Fourth, village leaders should more in tune with their communities. In a public lecture, Lee Kuan Yew was asked by a member of the public on what it takes to be a good leader. The statesman said how a leader should have that instinctive understanding of the community he or she leads, as well as to understand the varying contexts that may be required to build up trust and engagement with the community to lead them forward. Therefore, the Village Leader, in the effort to deliver good results, should aim to achieve these goals. Indeed, being a Village Leader is another form of statesmanship. It is a position of honour and privilege, that everyone who holds or will hold the post in the future should aspire to justify it by fulfilling their duties and responsibilities in the name of the building up the communities that they represent.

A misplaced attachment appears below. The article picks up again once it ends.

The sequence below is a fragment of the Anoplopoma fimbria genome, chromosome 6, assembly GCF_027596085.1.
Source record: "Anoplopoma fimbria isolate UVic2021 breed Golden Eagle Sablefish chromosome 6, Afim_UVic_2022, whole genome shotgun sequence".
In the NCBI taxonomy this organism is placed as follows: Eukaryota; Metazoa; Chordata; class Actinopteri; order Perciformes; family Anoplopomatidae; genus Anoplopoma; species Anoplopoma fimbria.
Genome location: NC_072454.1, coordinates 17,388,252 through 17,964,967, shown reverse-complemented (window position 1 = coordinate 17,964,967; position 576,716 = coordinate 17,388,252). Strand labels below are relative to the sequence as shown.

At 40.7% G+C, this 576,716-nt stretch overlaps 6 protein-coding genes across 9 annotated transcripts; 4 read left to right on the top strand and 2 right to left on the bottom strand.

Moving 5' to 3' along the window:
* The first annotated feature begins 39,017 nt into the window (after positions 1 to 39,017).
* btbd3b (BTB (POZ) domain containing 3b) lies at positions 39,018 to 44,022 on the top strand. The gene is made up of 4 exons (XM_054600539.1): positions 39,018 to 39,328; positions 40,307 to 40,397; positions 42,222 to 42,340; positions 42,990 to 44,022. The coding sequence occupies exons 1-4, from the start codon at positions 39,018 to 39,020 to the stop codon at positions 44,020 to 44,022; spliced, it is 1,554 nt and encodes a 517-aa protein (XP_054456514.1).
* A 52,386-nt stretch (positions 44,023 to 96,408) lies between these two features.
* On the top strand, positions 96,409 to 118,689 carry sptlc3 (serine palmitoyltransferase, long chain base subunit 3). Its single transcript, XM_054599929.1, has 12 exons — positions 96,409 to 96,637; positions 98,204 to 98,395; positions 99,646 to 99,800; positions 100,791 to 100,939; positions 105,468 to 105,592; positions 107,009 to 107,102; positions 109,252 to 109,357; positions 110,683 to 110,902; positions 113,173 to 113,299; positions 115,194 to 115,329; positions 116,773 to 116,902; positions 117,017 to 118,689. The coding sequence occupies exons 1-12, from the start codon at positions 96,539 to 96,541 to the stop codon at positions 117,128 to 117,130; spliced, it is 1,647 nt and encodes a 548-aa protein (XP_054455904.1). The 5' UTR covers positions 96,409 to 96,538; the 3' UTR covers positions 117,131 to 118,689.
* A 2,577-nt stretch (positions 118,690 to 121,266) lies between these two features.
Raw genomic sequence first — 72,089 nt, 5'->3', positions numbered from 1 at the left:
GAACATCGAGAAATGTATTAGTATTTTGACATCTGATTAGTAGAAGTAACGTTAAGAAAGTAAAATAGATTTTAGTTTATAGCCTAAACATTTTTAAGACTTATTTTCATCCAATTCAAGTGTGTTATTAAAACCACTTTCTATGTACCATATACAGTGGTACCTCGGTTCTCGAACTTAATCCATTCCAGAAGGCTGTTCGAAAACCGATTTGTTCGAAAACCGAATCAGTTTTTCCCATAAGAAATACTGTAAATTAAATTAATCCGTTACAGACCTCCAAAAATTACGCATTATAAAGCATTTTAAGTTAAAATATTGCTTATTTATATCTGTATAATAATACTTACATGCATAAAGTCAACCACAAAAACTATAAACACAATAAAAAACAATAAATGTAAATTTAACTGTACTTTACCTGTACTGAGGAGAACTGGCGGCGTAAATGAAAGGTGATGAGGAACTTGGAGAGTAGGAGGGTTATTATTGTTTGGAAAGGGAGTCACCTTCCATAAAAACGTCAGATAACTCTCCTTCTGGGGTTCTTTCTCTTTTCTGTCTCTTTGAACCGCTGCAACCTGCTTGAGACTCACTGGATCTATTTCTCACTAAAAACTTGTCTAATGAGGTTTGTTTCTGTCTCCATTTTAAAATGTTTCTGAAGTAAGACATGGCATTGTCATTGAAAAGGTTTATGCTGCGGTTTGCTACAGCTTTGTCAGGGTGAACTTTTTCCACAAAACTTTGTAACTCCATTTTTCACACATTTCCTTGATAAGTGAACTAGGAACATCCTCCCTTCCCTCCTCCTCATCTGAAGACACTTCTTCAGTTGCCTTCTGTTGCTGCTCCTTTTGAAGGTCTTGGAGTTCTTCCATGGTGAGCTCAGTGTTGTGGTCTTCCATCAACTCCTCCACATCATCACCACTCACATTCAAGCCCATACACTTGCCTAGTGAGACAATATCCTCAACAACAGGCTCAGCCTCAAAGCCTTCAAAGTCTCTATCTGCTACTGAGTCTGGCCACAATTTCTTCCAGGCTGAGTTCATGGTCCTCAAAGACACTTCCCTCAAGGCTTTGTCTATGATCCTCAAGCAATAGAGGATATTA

Finally, youths should be engaged in the village decision-making process. Being inclusive in the decision-making process of shaping a community forward should not just be restricted by close contacts of the Village Leaders. The youths themselves (probably their own children or friends’ children) must be given the opportunity to have a say in the decision-making table. In tandem of building up a Visionary Generation, involving the youths in village discussions and development would already serve as a basic step forward in preparing them for leadership positions in the future. There are a lot of things that a young person can learn just by observing their seniors or volunteering in community activities organised by the village leaders and the community. This, above all, can be a key to building up the human capital of the nation.